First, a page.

Arthur Marston enlisted on the 26th March 1917, aged 18, and was placed in the Training Reserve and then posted as Private 38842 in the West Yorkshire Regiment. A month later, on the 27th April, he was transferred to the 2/4th Battalion of the Royal Berkshire Regiment whee he remained for the two years of his service. Arthur was discharged on 10th March 1919. No further details of his two years’ war service have been found, but it is possible that he was if France or Belgium for some of the time. His Demobilisation Certificate records that he received one blue wound stripe chevron but states that he was not decorated. However, his Medal Index Card confirms that he was awarded the British War Medal and the Victory Medal.
After the end of the war
After his service, Arthur married Evelyn Daphne Box, on the 26th March 1921. The ceremony took place at the Parish Church West Bridgford, presumably St. Giles. Arthur’s father was now known as John William Marston, a farm servant, according to Arthur’s marriage certificate.
Evelyn A. Daphne Box was born in 1899 in Bishop’s Sutton in Hampshire. At the time of the wedding she was living in Musters Road, West Bridgford. Her parents had moved to Aslockton from Hampshire, certainly before 1911. Her father Henry James Box had been a groom in Hampshire, and in 1911 was registered as a jockey. Her brother Frederick was also a groom. In the1939 Register, Henry James Box and his wife lived on the High Street, Bottesford, close to the garage run by Bill Christmas. Henry was recorded as a stud groom.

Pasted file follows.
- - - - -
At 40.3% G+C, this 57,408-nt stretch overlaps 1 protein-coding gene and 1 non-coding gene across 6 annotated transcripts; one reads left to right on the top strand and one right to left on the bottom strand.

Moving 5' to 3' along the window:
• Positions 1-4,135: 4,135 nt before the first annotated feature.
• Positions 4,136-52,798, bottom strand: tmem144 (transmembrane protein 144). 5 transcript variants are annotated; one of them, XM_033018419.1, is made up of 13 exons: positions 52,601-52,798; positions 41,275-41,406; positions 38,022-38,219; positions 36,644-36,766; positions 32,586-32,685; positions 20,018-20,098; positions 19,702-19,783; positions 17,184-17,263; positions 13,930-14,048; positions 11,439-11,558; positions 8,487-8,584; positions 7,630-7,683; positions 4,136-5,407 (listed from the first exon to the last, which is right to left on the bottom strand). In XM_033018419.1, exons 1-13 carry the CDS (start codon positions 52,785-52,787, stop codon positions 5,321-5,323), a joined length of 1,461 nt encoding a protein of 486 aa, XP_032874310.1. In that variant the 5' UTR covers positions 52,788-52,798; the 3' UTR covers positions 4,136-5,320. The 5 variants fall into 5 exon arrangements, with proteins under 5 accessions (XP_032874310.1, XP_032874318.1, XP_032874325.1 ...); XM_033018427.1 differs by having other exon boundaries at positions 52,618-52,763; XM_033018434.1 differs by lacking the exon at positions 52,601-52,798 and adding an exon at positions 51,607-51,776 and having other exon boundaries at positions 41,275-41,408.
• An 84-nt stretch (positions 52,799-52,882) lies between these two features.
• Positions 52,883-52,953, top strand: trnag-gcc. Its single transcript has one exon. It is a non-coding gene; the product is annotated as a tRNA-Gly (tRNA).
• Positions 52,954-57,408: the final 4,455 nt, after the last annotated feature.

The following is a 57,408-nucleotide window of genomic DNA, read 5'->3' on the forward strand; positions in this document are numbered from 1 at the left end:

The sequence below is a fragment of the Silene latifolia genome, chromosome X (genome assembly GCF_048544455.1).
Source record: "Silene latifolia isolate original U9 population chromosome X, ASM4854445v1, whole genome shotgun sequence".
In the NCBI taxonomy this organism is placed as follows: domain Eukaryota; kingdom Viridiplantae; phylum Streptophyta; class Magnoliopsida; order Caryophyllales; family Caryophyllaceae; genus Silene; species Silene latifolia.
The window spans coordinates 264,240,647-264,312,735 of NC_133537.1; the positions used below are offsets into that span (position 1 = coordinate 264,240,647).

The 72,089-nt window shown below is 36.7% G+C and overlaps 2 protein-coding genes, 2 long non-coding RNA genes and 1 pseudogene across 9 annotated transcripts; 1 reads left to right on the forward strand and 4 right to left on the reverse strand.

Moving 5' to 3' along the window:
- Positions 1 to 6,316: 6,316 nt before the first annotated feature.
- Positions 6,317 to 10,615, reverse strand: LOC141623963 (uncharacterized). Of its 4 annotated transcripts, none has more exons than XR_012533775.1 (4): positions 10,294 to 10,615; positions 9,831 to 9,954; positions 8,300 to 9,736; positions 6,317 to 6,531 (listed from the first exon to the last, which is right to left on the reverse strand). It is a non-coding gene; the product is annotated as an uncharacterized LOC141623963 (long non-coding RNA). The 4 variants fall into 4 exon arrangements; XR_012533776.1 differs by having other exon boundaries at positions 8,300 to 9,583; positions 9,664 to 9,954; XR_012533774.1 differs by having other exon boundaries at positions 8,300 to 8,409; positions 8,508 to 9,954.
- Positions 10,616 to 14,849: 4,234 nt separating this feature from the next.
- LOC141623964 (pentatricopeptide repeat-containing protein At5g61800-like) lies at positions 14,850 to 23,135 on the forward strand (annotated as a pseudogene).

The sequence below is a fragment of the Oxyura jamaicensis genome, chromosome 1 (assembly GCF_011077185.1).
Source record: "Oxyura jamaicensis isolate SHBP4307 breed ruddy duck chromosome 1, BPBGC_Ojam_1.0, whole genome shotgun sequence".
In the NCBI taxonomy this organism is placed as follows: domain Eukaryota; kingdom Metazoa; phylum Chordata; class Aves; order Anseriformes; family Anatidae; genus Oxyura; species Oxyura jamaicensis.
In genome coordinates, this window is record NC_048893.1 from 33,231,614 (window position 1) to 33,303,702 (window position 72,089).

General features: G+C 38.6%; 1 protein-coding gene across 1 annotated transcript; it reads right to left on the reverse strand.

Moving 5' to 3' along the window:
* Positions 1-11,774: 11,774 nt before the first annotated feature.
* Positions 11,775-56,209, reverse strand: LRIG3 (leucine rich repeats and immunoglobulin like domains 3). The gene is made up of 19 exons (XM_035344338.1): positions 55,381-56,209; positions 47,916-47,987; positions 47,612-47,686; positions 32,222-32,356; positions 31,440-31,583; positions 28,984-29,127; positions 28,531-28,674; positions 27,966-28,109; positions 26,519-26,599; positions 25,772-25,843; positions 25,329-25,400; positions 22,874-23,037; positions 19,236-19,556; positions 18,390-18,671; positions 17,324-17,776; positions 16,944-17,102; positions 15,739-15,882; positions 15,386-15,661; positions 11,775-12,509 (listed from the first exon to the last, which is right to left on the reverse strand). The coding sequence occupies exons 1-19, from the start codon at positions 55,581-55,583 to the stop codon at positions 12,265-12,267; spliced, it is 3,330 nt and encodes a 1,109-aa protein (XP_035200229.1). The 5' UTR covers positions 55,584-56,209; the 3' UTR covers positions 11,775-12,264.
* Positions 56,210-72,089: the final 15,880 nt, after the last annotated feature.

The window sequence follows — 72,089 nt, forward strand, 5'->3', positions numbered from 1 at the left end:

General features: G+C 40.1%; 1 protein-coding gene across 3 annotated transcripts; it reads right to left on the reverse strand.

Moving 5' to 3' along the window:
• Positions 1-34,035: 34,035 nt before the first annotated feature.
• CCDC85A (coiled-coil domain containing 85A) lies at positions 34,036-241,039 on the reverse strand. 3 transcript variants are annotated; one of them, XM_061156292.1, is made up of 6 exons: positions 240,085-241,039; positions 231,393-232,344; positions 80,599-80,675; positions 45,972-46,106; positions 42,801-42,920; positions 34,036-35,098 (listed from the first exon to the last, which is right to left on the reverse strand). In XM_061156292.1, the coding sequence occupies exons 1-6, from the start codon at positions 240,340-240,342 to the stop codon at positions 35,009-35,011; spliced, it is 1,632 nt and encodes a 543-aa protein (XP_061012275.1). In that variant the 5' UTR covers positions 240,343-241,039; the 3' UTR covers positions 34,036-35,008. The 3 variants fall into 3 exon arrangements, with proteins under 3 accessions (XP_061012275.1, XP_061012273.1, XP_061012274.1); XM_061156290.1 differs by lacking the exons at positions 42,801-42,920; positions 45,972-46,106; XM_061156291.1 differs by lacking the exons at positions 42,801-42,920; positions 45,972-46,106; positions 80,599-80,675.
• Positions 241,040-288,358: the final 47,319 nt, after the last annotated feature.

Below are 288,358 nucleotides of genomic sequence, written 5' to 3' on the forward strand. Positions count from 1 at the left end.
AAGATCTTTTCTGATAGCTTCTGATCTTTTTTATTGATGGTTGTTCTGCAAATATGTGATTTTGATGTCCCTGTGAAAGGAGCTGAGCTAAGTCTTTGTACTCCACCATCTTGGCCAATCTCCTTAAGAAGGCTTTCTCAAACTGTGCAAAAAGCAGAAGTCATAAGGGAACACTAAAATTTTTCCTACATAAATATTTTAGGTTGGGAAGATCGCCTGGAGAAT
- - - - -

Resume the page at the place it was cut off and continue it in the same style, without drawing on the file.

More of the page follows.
Arthur and Evelyn went on to have at least three sons, Victor (Vic), Francis (Frank) and John, and a daughter named Daphne.
The birth of Arthur W.H.V. Marston took place in 1921 in the Bingham Registration District – this may well have been their first child who was known as Vic Marston. He would thus have been 13 when pictured in the 1934 photo of Bottesford school football team (Grantham Journal).
Electoral rolls from the early 1920s record Arthur Marston living at Normanton on the Wolds in the parish of Plumtree, near Ruddington and West Bridgford. However, those from 1926 and 1930 record that by this time they had moved to Bottesford and were living in Queen Street, indicating that the family had arrived in the village around 1925.
In the 1939 Register, Arthur William Marston was at ‘West Ways’, 84 Pinfold Lane, Bottesford, with Evelyn (born 21/8/1898), their son Francis (Frank) (born 28/12/1922) and three other children. Father and son were both farm horsemen.
Arthur Marston died on 19th April 1979 aged 80 years and his death was registered in Melton Mowbray. His funeral took place on the 23rd April 1979 at Bottesford, and he was cremated at Grantham Crematorium. The date and place of the death of Evelyn, Arthur’s wife, have not been found. There is in Bottesford churchyard the headstone commemorating Frank ‘Marsden’, Arthur’s son, who died on the 14th January 1981 aged 58. Gladys, his wife, stayed in the village until she died a few years ago, living close to the churchyard on Church Lane. During the Second World War she worked in the Raleigh factory in Nottingham, and then joined the Land Army in 1946 as recalled by Sue Dunsmore (link).